by Peter Schiff, Schiff Gold:
Gold looked very strong through mid-November. Recent trends in September and October had been pointing to a breakout. The market delivered sending gold up through $1870. Unfortunately, hard resistance kept the bulls in check, despite repeated attempts to breakthrough. The previous price analysis presumed that a Brainard nomination at the Fed would be the catalyst needed to break through $1880. It also assumed that a Powell nomination, though expected, would bring gold back down some.
TRUTH LIVES on at https://sgtreport.tv/
Unfortunately, the gold market took the Powell news harder than expected. It dropped like a rock. The announcement occurred prior to market open which is when liquidity is lighter. This caused the price to fall quickly. Newly formed and fragile support was shattered and by the time the market opened, gold was falling quickly. Eventually, it settled back into the $1750-$1800 range where it has been trapped for months.
Late this week, gold made another attempt to break through but failed to hold gains in the face of a rising dollar and closed the week just a shade under $1800 at $1798 (note: official Comex close was $1804). Will gold regain its footing and finally put $1800 in the rearview mirror or will it stay range-bound in the near term?
Current charts are fairly neutral. This could be the quiet before the storm really hits in 2022!
Resistance and Support
As mentioned, gold has been stuck around $1800 for months. A “buy the rumor sell the fact” unfolded this week as the Fed had its most hawkish meeting in years. Gold bounced hard off the $1750 area but has now gotten trapped at $1800. It needs to break through soon or will face selling pressure. Hedge Funds are driving the price, but will only make so many attempts before retreating and closing longs.
Silver is lagging gold and is at the lower end of the consolidation pattern between $22 and $25. The current downside looks limited, but there is nothing that is showing strength. Aside from a sharp rebound off the Fed meeting. The market must build on this move or see the gains lost.
Figure: 1 Gold and Silver Price Action
Daily Moving Averages (DMA)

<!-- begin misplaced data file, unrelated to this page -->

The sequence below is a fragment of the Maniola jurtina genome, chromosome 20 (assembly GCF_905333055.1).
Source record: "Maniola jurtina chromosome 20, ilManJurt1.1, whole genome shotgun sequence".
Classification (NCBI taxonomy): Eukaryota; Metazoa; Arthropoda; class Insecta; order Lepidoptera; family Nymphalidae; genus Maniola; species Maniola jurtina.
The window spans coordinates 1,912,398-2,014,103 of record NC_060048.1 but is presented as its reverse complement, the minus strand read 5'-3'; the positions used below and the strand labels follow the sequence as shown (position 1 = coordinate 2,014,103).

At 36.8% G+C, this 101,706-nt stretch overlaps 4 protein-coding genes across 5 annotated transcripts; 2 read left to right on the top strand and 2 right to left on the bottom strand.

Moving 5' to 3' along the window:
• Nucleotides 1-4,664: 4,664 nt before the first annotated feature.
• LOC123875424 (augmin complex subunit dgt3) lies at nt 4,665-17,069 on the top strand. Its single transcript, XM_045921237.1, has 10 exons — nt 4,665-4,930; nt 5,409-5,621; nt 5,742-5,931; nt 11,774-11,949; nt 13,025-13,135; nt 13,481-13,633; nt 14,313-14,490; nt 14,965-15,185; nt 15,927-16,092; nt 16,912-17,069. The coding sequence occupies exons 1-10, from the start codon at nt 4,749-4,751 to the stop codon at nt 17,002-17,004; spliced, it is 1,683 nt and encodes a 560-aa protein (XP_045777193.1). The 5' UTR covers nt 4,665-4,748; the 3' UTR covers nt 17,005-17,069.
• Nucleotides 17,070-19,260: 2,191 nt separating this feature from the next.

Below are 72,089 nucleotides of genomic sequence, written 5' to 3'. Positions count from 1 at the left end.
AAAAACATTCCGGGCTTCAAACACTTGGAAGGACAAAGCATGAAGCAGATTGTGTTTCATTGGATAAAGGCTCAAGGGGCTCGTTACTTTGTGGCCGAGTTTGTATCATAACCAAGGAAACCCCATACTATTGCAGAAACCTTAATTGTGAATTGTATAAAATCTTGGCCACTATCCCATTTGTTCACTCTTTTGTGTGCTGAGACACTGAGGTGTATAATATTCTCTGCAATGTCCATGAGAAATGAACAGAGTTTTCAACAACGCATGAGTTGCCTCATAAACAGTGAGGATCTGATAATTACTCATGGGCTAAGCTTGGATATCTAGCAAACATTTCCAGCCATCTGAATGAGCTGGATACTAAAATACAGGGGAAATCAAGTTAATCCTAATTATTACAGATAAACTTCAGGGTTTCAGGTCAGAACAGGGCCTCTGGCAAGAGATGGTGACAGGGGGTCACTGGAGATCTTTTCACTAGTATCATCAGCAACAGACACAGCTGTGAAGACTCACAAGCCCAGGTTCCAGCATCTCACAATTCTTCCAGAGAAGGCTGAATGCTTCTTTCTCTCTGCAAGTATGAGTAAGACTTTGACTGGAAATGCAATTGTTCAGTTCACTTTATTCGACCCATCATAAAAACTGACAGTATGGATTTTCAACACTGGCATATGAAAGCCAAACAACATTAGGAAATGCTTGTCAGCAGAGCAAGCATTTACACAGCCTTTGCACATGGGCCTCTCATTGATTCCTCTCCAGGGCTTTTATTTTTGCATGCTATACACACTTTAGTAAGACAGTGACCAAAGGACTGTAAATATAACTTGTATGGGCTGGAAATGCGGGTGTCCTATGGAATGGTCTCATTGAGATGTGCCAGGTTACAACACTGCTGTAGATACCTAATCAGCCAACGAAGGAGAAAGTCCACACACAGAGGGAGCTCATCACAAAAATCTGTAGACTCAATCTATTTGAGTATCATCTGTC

A golden cross formed on Dec 3 as the 50 DMA crossed above the 200 DMA. While this is technically bullish, it lacks conviction. The chart below also shows the current range-bound period. The blue and green lines haven’t been this close for this long since 2014. At the time, gold was consolidating from a big down move before another leg lower. It’s possible the opposite is occurring now (consolidation before an up move) but needs confirmation.
Outlook: Slightly Bullish
Figure: 2 Gold 50/200 DMA
Silver has an uglier chart. The 50 DMA is still trapped well below the 200 DMA. The 200 DMA is now following the 50 DMA lower, which is not usually a good sign based on history (2011, 2013, 2014, and 2017).
Figure: 3 Silver 50/200 DMA
Comex Open Interest
The two charts below show the open interest compared to the price in both gold and silver. The overlap is not perfect, but major moves in one generally occur in tandem with the other as speculators push and pull the price around with paper contracts.
Traders got excited about gold, but then bailed at the first sign of trouble. Now open interest sits at the lower range compared to recent history. This would indicate there are more longs on the sidelines waiting for the right moment to jump in.
Outlook: Bullish, if gold regains momentum traders will be ready to follow
Figure: 4 Gold Price vs Open Interest
Silver open interest is much lower than its recent history. Some of this is due to the higher price. The chart below has been modified to show notional open interest (accounts for price). As shown, it’s hovering right around the 4-year average but well below the more recent average. Based on the pattern, it looks more likely the market sees an increase in OI that could push the price higher.